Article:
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The abortive Banda-Chelva pact of 1957

23 April 2016 12:10 am - 0     - {{hitsCtrl.values.hits}}



By D.B.S.Jeyaraj


The  “Good Governance” Government of President Maithripala Sirisena and Prime Minister Ranil Wickremesinghe  has embarked upon a historic exercise to enact a new Constitution for Sri Lanka. The  consensual approach  being  adopted  will see Parliament convening as a Constitutional Assembly  as and when required to engage in Constitution making. The Speaker Karu Jayasuriya will preside over the  Constitutional Assembly  sessions.A steering committee headed by Prime Minister  Wickremesinghe has been appointed. Sub-committees for various aspects are also being set up. 

The  current Constitutional Assembly  is a significant departure from the Constituent Assembly set up by the Sirima Bandaranaike led  Govt-to formulate the 1972  Republican Constitution. It is envisaged that the  present Constitutional Assembly will in due course  after  consultation, debate and deliberation ,  draft a bill to enact a  new Constitution  and present it to Parliament. 

Among the key objectives of the Constitution making process are the abolition of the executive presidency, bringing about  electoral reforms and  finding a durable political solution as an answer to the  long-standing Tamil question. While  the resolution of the first two issues do not seem to pose a problem at this juncture , the third issue namely a political settlement to the so called ethnic problem,  could  prove to be a challenge difficult to surmount. In fact there is a possibility that in a bid to achieve Sinhala majority consensus the legitimate aspirations of Tamils could once again be short changed in Constitution making.

Though it may seem premature at this point of time, the fate of the original draft resolution to convene a Contitutional Assembly is by itself a straw in the wind. The initial draft of the resolution to set up a Constitutional Assembly was  introduced by Prime Minister Ranil Wickremesinghe in January this year. Subsequently the resolution draft underwent much change through amendments  proposed by the Sri Lanka Freedom Party(SLFP), Joint Opposition  consisting of  United Peoples Freedom Alliance(UPFA)and the Janatha Vimukthi Peramuna(JVP).  


Among the key objectives of the Constitution making process are the abolition of the executive presidency, bringing about  electoral reforms and  finding a durable political solution as an answer to the  long-standing Tamil question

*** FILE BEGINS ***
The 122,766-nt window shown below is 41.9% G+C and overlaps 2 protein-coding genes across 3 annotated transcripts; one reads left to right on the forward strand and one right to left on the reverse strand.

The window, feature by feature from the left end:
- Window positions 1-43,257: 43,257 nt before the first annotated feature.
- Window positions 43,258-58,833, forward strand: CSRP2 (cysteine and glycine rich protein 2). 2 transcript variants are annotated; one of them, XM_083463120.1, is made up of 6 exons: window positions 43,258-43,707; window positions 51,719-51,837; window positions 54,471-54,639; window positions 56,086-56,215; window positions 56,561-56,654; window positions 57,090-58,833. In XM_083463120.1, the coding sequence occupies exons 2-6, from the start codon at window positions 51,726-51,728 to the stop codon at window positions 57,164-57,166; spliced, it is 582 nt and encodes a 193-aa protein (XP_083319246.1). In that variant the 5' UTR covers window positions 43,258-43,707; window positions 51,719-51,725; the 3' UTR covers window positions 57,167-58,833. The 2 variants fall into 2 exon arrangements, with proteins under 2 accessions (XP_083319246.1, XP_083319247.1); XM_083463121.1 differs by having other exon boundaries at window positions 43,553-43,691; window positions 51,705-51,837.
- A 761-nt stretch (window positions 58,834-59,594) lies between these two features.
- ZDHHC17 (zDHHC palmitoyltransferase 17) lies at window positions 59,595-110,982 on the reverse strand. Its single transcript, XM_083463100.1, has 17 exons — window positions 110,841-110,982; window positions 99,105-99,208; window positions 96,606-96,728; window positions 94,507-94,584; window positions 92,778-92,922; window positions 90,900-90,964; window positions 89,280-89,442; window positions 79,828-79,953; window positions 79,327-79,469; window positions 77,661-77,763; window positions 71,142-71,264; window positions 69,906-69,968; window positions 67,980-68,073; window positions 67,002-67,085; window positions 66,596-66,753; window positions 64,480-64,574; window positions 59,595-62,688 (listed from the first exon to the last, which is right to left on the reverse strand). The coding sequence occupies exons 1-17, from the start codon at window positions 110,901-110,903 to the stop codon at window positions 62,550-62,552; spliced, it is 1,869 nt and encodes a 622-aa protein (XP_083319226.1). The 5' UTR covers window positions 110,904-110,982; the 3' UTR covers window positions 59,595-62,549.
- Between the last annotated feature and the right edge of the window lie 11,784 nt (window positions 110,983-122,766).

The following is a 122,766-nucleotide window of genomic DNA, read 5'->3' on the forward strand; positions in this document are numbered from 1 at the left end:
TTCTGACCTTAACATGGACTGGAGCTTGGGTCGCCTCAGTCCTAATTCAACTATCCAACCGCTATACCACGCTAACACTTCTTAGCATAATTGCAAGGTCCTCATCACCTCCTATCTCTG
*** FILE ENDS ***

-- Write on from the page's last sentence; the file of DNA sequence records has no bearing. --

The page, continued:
The changes were due to a desire of the Govt-to achieve  widespread consensus for the  constitutional exercise. Consequently the resolution was passed unanimously.Constitutional Affairs expert and parliamentarian Dr.Jayampathy Wickramaratne has told the media that such  changes to the original draft would not affect the essence of the resolution.

As a result  of these changes the preamble  in the original resolution draft was done away with. A salient feature of this preamble was the specific reference  about providing a Constitutional resolution of the Tamil question.  Now it has been removed. This however does not mean the issue of addressing the  Tamil  question is no more. Since the  unanimous resolution is for a new Constitution the  ethnic problem too can be on the table for discussion. Yet the explicit reference that was in the  original draft preamble may have  provided greater hope and confidence that the Tamil issue would be addressed satisfactorily during Constitution making. Furthermore the deletion also gives rise to fears that the  issue could be sidelined in order to gain majority consensus.


Post-Independence Politics
Such anxiety and fears on the part of the Tamil polity is understandable  when viewed against the backdrop of post – independence politics in the island. There have been many instances where well-meaning attempts to resolve problems of power sharing started off with an optimistic bang only to end pathetically in a pessimistic whimper. A sad but significant example of such a past failure is the fate of the much acclaimed pact signed by former Prime Minister SWRD Bandaranaike and Tamil political leader of the time SJV Chelvanayagam. The agreement popularly known as the Banda- Chelva pact or B- C pact was hailed as a great achievement at the time it was signed,Unfortunately it was honoured in the breach and confined to the dust bin of history within two years of it being signed.The circumstances that led to the signing of this pact almost 60 years ago are well worth re-visiting in order to gain greater insight into the  troubled state of inter-ethnic relations prevailing in the country.


A counter-campaign began in the Sinhala majority provinces. Tamil letters were tar-brushed or blacked out on street signs and name boards. There were widespread incidents of communal friction on a minor scale